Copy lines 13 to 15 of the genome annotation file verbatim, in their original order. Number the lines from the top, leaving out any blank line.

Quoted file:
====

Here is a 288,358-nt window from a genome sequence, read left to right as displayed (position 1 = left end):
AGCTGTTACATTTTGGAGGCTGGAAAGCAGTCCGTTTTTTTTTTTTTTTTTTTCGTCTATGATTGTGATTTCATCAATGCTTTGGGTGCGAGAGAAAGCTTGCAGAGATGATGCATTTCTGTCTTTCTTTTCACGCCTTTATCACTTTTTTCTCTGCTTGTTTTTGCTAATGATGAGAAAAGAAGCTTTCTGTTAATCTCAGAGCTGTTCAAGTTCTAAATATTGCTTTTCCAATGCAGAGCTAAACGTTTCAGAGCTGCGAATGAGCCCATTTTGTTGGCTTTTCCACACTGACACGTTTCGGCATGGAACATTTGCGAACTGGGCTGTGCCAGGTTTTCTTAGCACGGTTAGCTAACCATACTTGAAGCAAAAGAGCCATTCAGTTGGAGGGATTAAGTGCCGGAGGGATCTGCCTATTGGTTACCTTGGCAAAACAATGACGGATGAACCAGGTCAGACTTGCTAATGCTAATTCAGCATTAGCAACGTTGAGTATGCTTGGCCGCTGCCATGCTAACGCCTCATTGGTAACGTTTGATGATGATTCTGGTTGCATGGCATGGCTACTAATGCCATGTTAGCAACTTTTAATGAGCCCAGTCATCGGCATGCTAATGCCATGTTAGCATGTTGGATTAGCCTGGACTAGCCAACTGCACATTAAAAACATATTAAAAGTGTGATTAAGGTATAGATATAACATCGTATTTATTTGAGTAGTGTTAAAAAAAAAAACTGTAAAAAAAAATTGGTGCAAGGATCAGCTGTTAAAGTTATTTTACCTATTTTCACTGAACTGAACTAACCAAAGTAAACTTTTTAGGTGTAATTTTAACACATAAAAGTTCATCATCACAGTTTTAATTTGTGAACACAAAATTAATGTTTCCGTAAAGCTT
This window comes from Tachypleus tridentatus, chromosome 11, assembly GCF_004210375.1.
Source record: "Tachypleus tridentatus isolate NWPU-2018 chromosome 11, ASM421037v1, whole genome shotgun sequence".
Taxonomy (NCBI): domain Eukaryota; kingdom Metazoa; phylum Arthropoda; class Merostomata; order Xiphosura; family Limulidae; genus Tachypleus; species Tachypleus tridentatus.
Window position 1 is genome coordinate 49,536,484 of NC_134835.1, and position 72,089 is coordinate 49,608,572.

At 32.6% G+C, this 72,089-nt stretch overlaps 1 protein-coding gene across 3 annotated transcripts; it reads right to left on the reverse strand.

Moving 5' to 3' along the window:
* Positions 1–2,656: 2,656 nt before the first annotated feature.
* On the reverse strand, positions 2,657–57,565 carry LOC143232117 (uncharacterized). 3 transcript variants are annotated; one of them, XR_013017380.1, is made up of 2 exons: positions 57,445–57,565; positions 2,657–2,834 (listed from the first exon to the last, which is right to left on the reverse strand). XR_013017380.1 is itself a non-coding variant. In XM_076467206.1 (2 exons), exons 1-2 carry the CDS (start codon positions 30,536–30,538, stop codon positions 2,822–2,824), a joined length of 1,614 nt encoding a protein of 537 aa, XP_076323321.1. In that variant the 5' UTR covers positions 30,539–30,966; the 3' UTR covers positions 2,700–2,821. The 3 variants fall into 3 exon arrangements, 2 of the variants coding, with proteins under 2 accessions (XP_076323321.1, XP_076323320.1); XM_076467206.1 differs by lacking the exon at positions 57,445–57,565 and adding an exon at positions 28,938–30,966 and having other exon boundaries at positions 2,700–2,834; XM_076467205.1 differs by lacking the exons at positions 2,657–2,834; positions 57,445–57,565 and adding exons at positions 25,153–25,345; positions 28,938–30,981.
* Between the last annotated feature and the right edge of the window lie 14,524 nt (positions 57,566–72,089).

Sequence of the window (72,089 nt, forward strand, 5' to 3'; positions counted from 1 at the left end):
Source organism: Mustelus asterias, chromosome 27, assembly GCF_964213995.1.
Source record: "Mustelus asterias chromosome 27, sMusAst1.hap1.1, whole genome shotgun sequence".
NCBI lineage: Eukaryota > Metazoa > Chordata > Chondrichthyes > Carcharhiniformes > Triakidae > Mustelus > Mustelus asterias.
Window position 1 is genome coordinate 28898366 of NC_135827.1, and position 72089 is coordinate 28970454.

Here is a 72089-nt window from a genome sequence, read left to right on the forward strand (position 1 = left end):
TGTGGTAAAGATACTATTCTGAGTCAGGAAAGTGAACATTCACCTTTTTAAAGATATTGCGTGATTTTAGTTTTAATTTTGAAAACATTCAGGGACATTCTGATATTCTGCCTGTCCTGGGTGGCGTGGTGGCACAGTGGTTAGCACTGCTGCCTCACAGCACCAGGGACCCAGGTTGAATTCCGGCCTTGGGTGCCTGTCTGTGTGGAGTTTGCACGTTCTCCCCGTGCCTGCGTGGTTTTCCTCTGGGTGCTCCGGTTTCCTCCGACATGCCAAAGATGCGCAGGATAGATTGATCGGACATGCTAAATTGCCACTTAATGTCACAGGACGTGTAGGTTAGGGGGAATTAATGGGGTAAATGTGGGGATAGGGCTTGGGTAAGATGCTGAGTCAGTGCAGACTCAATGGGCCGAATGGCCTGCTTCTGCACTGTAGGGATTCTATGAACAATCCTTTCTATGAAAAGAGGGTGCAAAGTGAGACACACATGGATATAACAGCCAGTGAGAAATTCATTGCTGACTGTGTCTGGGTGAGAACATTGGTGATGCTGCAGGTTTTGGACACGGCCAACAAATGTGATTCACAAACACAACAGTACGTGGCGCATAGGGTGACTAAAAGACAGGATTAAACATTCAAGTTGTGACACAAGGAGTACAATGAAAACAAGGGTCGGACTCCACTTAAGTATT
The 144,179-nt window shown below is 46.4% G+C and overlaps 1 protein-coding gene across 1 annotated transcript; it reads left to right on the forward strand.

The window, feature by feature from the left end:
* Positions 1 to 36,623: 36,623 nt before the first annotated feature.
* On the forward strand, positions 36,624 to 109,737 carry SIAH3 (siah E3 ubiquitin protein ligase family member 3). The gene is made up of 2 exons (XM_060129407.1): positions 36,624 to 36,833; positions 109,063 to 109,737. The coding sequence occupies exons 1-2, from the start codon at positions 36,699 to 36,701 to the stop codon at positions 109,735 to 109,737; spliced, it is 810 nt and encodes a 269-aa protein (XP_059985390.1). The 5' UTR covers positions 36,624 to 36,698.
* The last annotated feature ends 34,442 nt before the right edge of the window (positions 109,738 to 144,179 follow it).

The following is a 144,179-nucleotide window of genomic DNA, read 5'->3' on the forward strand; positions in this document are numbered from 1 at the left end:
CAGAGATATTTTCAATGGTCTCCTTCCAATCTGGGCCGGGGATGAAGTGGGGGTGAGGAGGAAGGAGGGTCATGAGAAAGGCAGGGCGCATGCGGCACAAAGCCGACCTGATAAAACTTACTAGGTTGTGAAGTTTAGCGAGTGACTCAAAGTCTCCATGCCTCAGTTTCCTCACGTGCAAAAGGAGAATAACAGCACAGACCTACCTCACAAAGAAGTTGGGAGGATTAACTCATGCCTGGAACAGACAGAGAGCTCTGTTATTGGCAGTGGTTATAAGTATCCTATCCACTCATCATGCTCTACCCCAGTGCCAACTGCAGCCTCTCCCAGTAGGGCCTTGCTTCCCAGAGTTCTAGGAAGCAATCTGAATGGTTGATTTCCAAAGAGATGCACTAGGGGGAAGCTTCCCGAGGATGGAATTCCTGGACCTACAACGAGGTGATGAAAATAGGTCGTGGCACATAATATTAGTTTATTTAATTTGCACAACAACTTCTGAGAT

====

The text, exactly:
Source organism: Mustelus asterias, chromosome 27, assembly GCF_964213995.1.
Source record: "Mustelus asterias chromosome 27, sMusAst1.hap1.1, whole genome shotgun sequence".
NCBI lineage: Eukaryota > Metazoa > Chordata > Chondrichthyes > Carcharhiniformes > Triakidae > Mustelus > Mustelus asterias.